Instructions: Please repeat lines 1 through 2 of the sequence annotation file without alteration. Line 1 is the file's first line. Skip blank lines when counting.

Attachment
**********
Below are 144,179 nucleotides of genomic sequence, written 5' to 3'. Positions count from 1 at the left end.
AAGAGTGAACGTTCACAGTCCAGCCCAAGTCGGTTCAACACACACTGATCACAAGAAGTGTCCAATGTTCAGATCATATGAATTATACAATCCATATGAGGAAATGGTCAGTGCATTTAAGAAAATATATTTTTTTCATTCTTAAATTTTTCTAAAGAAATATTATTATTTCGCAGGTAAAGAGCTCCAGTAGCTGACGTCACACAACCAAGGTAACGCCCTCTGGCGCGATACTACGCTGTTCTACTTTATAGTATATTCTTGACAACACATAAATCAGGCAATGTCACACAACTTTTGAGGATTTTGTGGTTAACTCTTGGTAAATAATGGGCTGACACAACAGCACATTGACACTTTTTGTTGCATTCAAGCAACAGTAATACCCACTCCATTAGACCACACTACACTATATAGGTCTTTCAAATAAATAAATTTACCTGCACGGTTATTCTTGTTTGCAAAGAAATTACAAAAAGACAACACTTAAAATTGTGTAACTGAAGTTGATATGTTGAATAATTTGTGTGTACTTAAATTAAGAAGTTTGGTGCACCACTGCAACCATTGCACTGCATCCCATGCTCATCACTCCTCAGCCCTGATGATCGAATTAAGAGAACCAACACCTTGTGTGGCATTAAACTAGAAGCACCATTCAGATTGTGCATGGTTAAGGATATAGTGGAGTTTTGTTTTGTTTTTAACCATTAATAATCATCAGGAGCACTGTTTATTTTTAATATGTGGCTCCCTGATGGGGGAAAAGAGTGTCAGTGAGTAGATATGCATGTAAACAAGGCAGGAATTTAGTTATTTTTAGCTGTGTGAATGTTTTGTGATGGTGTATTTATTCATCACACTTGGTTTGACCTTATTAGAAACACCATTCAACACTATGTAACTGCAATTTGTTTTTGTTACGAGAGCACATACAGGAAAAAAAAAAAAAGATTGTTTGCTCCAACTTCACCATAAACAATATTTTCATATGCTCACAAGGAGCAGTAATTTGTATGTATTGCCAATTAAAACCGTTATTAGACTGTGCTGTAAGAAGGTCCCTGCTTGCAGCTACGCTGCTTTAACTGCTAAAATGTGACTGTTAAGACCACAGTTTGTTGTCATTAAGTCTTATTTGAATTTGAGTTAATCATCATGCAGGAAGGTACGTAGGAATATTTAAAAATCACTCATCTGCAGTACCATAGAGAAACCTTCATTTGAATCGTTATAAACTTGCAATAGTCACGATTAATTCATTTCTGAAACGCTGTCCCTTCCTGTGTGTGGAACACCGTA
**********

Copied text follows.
Below are 144,179 nucleotides of genomic sequence, written 5' to 3'. Positions count from 1 at the left end.
AAGAGTGAACGTTCACAGTCCAGCCCAAGTCGGTTCAACACACACTGATCACAAGAAGTGTCCAATGTTCAGATCATATGAATTATACAATCCATATGAGGAAATGGTCAGTGCATTTAAGAAAATATATTTTTTTCATTCTTAAATTTTTCTAAAGAAATATTATTATTTCGCAGGTAAAGAGCTCCAGTAGCTGACGTCACACAACCAAGGTAACGCCCTCTGGCGCGATACTACGCTGTTCTACTTTATAGTATATTCTTGACAACACATAAATCAGGCAATGTCACACAACTTTTGAGGATTTTGTGGTTAACTCTTGGTAAATAATGGGCTGACACAACAGCACATTGACACTTTTTGTTGCATTCAAGCAACAGTAATACCCACTCCATTAGACCACACTACACTATATAGGTCTTTCAAATAAATAAATTTACCTGCACGGTTATTCTTGTTTGCAAAGAAATTACAAAAAGACAACACTTAAAATTGTGTAACTGAAGTTGATATGTTGAATAATTTGTGTGTACTTAAATTAAGAAGTTTGGTGCACCACTGCAACCATTGCACTGCATCCCATGCTCATCACTCCTCAGCCCTGATGATCGAATTAAGAGAACCAACACCTTGTGTGGCATTAAACTAGAAGCACCATTCAGATTGTGCATGGTTAAGGATATAGTGGAGTTTTGTTTTGTTTTTAACCATTAATAATCATCAGGAGCACTGTTTATTTTTAATATGTGGCTCCCTGATGGGGGAAAAGAGTGTCAGTGAGTAGATATGCATGTAAACAAGGCAGGAATTTAGTTATTTTTAGCTGTGTGAATGTTTTGTGATGGTGTATTTATTCATCACACTTGGTTTGACCTTATTAGAAACACCATTCAACACTATGTAACTGCAATTTGTTTTTGTTACGAGAGCACATACAGGAAAAAAAAAAAAAGATTGTTTGCTCCAACTTCACCATAAACAATATTTTCATATGCTCACAAGGAGCAGTAATTTGTATGTATTGCCAATTAAAACCGTTATTAGACTGTGCTGTAAGAAGGTCCCTGCTTGCAGCTACGCTGCTTTAACTGCTAAAATGTGACTGTTAAGACCACAGTTTGTTGTCATTAAGTCTTATTTGAATTTGAGTTAATCATCATGCAGGAAGGTACGTAGGAATATTTAAAAATCACTCATCTGCAGTACCATAGAGAAACCTTCATTTGAATCGTTATAAACTTGCAATAGTCACGATTAATTCATTTCTGAAACGCTGTCCCTTCCTGTGTGTGGAACACCGTA